Replace with Renewable Energy

  • Our aim is to use 100% renewable energy from either biofuel or mains supply by 2030, and this year we are fuelling Wilderness with 100% Hydrotreated Vegetable Oil (HVO), from a 70% share of total fuel in 2021.
  • HVO is a renewable biodiesel made from used cooking oil, which emits 90% less carbon dioxide equivalent (CO2e) when compared to using regular white diesel.
  • We assess our biofuel’s provenance, endeavouring to use European sources that are from a second-generation waste product such as used vegetable oil, not palm derived.
  • Battery storage solutions and solar hybrid generators are utilised at Wilderness in suitable areas, and we calculate the emissions savings they generate.

Travel

We strongly recommend and promote low-carbon travel options.

We offer emission-free travel in collaboration with Red Fox Cycling, partner with national coach provider Big Green Coach, work with carshare company Go Car Share, and provide shuttle buses from Charlbury train station to provide lower-carbon alternatives to single-occupant car travel. All car parking and live-in vehicle passes include a £1 surcharge, which is donated to Trees For Cities to fund direct investment in renewable energy.

In 2021 & 2022, we donated £10,051 to ecolibrium, helping to balance the travel miles of every customer who purchased a vehicle pass in advance.

Resource Efficiency

We are committed to implementing closed-loop waste management systems at Wilderness and work to support the development of a circular economy.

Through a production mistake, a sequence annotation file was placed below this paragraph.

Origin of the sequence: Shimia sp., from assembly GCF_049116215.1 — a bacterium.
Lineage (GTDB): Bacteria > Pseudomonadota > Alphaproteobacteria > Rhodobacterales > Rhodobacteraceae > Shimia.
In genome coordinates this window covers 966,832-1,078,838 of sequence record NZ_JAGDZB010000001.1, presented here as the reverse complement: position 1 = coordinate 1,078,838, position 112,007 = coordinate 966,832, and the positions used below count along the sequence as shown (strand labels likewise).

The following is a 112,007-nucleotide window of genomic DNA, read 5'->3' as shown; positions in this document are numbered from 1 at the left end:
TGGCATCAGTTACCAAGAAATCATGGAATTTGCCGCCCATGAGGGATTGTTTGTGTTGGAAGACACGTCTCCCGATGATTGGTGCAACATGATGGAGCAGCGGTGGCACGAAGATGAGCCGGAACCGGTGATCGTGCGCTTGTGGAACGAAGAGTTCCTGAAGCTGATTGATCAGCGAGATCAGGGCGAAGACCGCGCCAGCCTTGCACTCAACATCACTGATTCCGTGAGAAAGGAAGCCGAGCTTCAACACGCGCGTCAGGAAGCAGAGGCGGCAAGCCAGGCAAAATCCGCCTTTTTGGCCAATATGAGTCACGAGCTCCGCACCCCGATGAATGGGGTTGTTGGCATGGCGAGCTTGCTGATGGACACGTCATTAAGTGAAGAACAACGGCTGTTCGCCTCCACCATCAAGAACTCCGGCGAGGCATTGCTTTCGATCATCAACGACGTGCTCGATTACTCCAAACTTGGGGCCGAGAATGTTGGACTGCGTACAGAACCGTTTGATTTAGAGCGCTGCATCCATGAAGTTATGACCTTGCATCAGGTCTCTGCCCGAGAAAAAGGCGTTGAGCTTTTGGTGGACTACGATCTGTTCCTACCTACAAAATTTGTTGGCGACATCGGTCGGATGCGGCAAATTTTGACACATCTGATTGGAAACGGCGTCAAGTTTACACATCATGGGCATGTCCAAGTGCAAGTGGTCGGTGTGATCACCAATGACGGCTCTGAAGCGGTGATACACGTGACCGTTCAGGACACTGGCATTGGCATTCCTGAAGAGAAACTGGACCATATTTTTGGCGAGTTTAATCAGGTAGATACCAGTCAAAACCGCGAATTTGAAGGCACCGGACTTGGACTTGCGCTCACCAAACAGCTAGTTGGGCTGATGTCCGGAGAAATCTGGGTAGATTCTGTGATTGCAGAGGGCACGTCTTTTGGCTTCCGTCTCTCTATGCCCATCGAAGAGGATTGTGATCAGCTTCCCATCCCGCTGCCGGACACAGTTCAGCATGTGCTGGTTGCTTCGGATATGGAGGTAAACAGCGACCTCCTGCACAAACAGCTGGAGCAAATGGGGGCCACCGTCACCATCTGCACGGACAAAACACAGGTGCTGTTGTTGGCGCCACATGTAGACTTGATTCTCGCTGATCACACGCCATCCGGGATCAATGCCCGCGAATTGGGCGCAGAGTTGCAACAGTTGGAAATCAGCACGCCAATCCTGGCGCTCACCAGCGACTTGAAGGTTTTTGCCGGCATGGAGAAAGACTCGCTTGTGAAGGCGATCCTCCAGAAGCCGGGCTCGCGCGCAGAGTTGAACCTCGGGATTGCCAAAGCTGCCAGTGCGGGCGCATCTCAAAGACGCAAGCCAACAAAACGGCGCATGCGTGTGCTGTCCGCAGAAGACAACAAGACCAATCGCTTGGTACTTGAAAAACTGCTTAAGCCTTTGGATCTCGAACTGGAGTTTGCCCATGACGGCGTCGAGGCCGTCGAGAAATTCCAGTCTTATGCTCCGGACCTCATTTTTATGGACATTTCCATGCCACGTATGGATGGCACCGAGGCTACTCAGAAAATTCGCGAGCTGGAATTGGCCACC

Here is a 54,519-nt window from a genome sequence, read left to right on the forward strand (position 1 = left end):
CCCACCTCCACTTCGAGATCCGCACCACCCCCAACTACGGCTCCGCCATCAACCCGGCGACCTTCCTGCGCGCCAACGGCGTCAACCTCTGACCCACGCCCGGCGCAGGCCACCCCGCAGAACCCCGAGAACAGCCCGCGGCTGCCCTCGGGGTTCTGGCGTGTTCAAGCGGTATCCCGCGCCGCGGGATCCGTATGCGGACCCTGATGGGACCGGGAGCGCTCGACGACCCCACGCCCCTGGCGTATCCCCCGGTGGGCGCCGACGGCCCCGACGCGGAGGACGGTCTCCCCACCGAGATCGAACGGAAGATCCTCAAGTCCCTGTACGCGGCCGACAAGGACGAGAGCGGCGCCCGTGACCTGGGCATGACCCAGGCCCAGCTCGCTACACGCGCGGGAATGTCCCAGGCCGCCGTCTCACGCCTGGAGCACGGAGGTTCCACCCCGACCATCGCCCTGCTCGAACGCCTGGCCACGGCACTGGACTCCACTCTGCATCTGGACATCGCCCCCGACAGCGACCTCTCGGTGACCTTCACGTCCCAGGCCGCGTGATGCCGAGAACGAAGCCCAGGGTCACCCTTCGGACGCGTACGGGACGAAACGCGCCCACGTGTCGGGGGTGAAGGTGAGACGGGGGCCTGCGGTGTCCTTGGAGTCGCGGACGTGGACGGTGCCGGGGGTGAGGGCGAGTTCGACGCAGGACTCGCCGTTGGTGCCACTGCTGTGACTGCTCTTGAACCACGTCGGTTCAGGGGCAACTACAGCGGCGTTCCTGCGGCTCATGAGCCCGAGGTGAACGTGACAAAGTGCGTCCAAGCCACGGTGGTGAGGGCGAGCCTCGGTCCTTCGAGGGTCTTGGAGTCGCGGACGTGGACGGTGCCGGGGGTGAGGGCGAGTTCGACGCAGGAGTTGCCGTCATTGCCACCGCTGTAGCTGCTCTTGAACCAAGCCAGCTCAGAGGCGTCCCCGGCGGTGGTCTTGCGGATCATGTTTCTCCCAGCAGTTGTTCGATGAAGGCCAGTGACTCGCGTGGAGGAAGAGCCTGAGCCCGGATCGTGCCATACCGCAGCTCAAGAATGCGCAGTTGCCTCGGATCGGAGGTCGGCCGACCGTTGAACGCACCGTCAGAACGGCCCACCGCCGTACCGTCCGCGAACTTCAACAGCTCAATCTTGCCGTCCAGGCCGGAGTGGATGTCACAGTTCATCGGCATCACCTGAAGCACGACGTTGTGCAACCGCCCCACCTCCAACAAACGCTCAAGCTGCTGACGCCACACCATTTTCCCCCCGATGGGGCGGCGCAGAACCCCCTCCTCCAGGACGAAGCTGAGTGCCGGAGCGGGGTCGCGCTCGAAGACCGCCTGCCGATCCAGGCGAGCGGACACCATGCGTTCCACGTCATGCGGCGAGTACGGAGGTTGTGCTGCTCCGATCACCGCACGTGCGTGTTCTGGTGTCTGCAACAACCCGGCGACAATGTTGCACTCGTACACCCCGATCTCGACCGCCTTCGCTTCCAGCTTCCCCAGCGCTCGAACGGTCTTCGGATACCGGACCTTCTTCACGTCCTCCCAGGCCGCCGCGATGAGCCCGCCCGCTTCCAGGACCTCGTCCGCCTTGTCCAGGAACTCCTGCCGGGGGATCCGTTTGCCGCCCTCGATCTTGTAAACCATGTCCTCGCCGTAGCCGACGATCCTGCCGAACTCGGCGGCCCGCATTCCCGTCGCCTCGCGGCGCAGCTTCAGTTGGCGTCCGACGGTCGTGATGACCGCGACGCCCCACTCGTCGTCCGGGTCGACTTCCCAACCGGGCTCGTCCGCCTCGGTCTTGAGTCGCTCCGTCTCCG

We apply the following waste hierarchy, as set out in the Waste Regulations 2011:

  • Waste Reduction
  • Reuse
  • Recycling
  • Energy Recovery
  • Disposal

Plastics Reduction

To mitigate the environmental impacts of plastic pollution, Wilderness does not sell any virgin single-use plastic. This includes sampling containers, cutlery, plates, cups, bottles, serve-ware, sachets, stirrers and straws. We implement a sourcing policy that prioritises:

  • Reuse over single use.
  • Renewable over finite resources.
  • Products with the highest recycled content available, including at least 30% where alternatives are not available.

Wilderness has implemented the following measures to reduce the usage of single-use plastic:

  • We provide water refill stations across the site and encourage fans, staff, and artists to use reusable bottles and cups. Reusable Wilderness coffee flasks are also available for purchase onsite and online.
  • No pre-bottled water is provided as standard to crew or artists.
  • All bottled water sold at Wilderness contains a minimum of 30% recycled content in line with the UK Plastic Pact, supporting the plastic recycling industry.
  • All soft drinks are served in either a recycled content plastic bottle, a paper cup, or a can where permitted.
  • Bars are required to decant mixers from multi-serving bottles to reduce the number of bottles at the festival.
  • Plastic cutlery and straws are banned, and only EN 13432 certified compostable materials are permitted for food service containers.
  • Bulk condiment bottles are required to be used instead of single-use sachets.

Reduce, Reuse, Recycle

We aim to achieve at least a 90% recycling rate by 2030 and to go beyond West Oxfordshire District Council’s recycling rate. Wilderness is zero waste to landfill, as all festival waste is either recycled, composted, or used to generate energy from waste.